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OLIVER JONES AND DENIS BROTT PROVIDE EXCEPTIONAL MUSICAL VISITS TO CORONATION ELEMENTARY SCHOOL

Repercussion Theatre

PRESS RELEASE

MONTREAL,  JUNE, 17, 2008 –   Coronation Elementary School in Côte Des Neiges ended the year on a high note thanks to a memorable visit on June 13 from world renowned jazz pianist and Montreal native, Oliver Jones.

A child prodigy who at age three could play from memory songs he had heard once on the radio, Jones made his piano debut at age five at Union United Church in Montreal. Although trained as a classical pianist, Jones was inspired by his Saint-Henri Neighbor, the late and legendary jazz musician Oscar Peterson to learn jazz. It was love at first sight. “I didn’t choose jazz music, it chose me,” said Jones to cycle III students at Coronation. 

Jones’ afternoon at Coronation began with a visit to the music room, where members of the Steel Pan Band dazzled him with their talents. He then took questions from a group of excited senior students whom he later wowed with a jaw dropping piano performance of his own. The biggest surprise came when Jones announced that he would be donating a brand new piano to the school, which he hopes will be formally presented at the start of the next school year. The news was welcomed by a wave of applause and nearly brought Principal Teresa Germano-Saucier to tears.

During his conversation with the students, Jones, a firm believer in the power of a good education, stressed the importance of staying in school. “Right now the most important thing for you is to continue to stay in school, study as hard as you can and I’m certain that everyone of you will get a chance to travel the world and do anything you want,” he said.

Principal Germano-Saucier’s main goal in inviting Mr. Jones to Coronation was to get the students to relate to him because of his Montreal roots. She left the students with the following message: “What’s important here today is that you meet a famous Montrealer who has gone somewhere and who has decided that he’s going to do something with his life through a lot of hard work- something that all of you can do as well,”  she remarked,

Earlier that week Coronation played host to cellist Denis Brott, yet another acclaimed Canadian musician. Mr. Brott is a professor of Cello and Chamber Music at the Conservatoire de musique de Montréal and founder and artistic director of the prize-winning Montreal Chamber Music Festival. His career has taken him to four continents, as soloist, chamber musician and as a member of Canada’s renowned Orford String Quartet. 

Brott is also the creator of a program called Breakdance with Brott, which he presented to Coronation students. The objective of the programis to give students more than a cursory knowledge of classical music and the relationship of the classics to current music. This project renews an appreciation of the classics, all the while addressing the needs of students in modern society.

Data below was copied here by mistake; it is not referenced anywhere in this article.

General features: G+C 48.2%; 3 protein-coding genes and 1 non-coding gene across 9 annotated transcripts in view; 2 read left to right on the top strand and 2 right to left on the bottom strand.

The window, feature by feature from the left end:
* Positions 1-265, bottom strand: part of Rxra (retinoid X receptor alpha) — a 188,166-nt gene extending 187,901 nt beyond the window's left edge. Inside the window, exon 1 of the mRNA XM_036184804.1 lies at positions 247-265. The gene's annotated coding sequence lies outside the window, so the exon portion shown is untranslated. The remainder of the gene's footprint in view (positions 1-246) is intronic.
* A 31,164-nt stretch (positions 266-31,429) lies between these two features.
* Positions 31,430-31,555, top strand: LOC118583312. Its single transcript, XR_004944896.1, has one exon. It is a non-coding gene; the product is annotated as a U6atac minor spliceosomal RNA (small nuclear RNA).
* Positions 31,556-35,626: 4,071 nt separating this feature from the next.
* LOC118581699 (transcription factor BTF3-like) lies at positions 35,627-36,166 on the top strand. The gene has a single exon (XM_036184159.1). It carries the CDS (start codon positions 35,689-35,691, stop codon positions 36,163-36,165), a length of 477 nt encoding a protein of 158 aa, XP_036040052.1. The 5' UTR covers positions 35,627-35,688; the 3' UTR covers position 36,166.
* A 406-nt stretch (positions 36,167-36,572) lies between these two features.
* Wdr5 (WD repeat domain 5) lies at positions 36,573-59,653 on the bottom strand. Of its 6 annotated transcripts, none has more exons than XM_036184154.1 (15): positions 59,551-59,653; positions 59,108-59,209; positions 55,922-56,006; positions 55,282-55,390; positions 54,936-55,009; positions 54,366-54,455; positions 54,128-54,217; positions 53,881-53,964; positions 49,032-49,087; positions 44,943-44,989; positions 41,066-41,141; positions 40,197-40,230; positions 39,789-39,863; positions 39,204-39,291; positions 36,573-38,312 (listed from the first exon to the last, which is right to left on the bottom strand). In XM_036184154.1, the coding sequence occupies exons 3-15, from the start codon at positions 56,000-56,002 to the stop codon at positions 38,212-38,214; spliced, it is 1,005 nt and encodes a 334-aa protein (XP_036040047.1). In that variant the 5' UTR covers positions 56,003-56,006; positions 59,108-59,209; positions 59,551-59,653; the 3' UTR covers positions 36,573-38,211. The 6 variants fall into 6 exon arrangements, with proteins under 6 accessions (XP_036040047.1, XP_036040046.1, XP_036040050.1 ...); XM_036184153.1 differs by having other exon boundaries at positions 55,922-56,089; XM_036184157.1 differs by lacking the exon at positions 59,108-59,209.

Working with him on this project are Jonathan Emile, JoDee Allen and Helen Simard. Mr. Emile is founder of Mindpeacelove Records where he unites mind (the intellect), peace (balance) and love (emotion), allowing delivery of conscious and free art with respect and relevance. Ms. Allen is an accomplished dancer with the breakdance crew DysFunkShn.  She  brings a contemporary perspective to this project, engaging students to apply breakdance movements to classical music as played by Denis on the cello. Ms. Simard is a member of Solid State Breakdance. 

Today’s teachers are always searching for ways to engage students, address issues of interest, promote the arts, and help students discover relevance in what surrounds them and what came before.  Music is one way that joins all and helps to foster understanding amongst people. Students are faced with a variety of literacies, whether media, spoken, visual or auditory.  Breakdance with Brott adds another dimension – a dimension that is promoted by MELS (Ministère de l’Education, du Loisir et du Sport) and is sure to appeal to students.

Each step of the project will be documented in digital and/or film.  This allows students to see the fruits of their labor. Each student will maintain a running journal of their experiences and observations of the project.  It is possible that some may choose to prepare a short film clip or sound track of their learning outside the time frame, create illustrations of their learning, or prepare a creative journal – this is also one benefit of the project as it allows students to make decisions about how to present their work.

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Michael J. Cohen
Communications and Marketing Specialist
English Montreal School Board
Tel: (514) 483-7200 ext. 7243
Fax: (514) 483-7213
E-mail: mcohen@emsb.qc.ca